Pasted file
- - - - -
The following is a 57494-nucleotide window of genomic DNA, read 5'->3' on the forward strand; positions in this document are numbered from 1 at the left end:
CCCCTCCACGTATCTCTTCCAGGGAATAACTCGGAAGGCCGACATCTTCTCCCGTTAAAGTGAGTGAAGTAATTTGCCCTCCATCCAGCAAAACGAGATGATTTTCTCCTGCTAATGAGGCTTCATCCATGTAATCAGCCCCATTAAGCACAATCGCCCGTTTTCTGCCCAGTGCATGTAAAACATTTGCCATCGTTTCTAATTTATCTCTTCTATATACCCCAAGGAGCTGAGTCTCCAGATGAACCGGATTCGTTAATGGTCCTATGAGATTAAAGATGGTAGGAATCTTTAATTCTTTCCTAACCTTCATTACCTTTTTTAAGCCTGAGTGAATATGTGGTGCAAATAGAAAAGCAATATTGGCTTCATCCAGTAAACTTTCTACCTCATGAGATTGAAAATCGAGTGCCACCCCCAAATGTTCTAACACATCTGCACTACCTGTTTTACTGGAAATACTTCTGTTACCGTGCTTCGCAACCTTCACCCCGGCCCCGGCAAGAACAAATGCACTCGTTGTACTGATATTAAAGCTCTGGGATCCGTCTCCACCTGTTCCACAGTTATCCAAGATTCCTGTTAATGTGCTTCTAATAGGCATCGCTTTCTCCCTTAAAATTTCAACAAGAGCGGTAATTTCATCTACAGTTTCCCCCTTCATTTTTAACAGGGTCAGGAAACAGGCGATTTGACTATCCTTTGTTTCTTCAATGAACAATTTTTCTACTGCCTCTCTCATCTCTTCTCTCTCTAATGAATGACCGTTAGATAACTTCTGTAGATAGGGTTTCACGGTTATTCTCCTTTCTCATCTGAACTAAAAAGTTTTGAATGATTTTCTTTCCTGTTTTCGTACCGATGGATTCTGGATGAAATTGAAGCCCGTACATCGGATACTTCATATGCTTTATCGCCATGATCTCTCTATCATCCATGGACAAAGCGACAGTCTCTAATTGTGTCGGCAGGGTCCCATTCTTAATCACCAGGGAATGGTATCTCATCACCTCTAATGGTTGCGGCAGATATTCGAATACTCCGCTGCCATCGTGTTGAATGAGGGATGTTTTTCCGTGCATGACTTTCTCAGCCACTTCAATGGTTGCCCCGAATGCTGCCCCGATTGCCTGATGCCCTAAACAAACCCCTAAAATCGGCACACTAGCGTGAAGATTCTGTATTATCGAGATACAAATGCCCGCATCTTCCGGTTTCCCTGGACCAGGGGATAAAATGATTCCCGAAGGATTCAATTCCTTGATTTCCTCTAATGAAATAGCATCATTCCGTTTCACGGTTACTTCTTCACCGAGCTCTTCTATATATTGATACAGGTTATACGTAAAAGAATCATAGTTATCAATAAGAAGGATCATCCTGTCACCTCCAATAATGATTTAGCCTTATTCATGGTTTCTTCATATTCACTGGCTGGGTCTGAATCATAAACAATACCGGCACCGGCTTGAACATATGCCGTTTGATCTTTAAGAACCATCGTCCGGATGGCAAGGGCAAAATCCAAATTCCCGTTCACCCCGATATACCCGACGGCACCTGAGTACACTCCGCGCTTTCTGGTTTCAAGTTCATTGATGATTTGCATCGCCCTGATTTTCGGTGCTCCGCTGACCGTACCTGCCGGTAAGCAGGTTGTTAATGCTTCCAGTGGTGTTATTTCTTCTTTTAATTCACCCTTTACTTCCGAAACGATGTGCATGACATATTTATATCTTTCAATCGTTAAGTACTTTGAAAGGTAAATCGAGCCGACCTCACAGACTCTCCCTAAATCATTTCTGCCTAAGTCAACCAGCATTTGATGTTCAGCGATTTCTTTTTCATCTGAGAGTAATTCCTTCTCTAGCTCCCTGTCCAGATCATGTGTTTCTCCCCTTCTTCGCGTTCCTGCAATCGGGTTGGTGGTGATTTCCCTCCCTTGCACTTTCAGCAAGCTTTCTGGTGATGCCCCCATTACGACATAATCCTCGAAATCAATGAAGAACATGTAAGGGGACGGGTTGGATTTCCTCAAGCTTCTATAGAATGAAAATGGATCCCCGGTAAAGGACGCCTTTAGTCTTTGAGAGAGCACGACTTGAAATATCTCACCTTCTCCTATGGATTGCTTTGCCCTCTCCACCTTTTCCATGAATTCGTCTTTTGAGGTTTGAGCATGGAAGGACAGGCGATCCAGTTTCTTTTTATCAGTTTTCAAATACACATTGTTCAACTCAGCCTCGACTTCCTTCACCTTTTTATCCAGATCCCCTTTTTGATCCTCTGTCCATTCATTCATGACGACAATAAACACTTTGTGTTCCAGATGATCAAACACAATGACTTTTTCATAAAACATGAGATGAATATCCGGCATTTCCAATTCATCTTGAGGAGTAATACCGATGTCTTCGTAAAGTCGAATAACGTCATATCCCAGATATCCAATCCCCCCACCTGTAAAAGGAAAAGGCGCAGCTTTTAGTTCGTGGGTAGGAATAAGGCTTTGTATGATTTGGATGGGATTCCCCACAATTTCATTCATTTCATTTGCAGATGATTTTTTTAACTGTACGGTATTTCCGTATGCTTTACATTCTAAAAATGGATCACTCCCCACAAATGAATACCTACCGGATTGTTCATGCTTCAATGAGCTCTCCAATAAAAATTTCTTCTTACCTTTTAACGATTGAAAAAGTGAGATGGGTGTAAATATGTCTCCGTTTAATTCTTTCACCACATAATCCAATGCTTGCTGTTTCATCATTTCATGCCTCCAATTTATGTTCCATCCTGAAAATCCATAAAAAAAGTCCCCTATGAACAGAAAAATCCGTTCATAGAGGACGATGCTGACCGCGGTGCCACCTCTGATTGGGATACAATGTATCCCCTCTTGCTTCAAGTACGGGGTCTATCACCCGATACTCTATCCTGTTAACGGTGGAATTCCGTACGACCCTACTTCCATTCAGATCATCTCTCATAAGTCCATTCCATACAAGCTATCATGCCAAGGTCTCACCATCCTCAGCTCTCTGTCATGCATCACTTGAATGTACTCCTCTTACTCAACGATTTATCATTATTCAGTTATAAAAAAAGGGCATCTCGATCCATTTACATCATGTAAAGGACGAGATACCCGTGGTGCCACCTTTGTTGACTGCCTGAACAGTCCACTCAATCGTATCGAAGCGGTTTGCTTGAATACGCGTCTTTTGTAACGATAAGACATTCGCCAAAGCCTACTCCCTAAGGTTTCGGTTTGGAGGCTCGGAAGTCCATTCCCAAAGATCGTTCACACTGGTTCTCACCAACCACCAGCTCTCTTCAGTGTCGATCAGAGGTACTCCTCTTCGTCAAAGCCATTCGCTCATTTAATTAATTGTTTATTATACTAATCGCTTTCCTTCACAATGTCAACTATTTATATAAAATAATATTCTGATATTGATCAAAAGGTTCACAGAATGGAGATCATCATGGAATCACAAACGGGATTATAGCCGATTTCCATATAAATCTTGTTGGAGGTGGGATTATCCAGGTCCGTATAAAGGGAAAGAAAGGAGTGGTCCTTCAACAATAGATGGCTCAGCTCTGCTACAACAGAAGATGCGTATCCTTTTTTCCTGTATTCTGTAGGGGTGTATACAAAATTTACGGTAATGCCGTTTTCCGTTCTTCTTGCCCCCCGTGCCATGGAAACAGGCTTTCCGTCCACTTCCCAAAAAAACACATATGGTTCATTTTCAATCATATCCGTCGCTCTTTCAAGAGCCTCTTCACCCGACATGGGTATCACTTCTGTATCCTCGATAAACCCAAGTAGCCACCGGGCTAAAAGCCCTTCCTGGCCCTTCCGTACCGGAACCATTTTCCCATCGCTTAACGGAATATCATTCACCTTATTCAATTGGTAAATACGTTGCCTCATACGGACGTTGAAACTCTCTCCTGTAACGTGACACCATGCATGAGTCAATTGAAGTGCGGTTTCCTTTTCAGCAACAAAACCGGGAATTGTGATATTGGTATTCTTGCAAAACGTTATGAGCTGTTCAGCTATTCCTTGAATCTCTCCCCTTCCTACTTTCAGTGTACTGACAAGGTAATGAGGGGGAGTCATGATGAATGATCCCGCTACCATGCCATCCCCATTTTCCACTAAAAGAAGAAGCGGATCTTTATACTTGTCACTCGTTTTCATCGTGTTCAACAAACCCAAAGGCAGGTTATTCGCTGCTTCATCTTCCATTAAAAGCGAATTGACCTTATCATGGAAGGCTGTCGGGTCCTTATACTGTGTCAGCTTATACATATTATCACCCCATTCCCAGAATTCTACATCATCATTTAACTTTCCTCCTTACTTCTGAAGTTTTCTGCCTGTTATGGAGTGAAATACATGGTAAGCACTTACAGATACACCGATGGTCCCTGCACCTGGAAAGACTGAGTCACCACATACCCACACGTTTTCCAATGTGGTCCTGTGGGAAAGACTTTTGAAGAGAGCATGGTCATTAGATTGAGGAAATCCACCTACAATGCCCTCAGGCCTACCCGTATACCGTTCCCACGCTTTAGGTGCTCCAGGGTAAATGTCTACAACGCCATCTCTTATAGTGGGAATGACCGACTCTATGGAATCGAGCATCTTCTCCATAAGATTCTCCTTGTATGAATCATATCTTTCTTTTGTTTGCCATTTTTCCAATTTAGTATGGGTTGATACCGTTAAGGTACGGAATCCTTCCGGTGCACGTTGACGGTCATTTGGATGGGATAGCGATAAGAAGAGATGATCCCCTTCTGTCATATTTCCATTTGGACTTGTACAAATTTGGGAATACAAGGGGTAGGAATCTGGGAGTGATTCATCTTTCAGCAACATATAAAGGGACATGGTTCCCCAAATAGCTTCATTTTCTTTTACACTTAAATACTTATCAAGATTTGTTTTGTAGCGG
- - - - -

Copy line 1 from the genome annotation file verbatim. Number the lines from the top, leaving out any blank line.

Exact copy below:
The following is a 57494-nucleotide window of genomic DNA, read 5'->3' on the forward strand; positions in this document are numbered from 1 at the left end: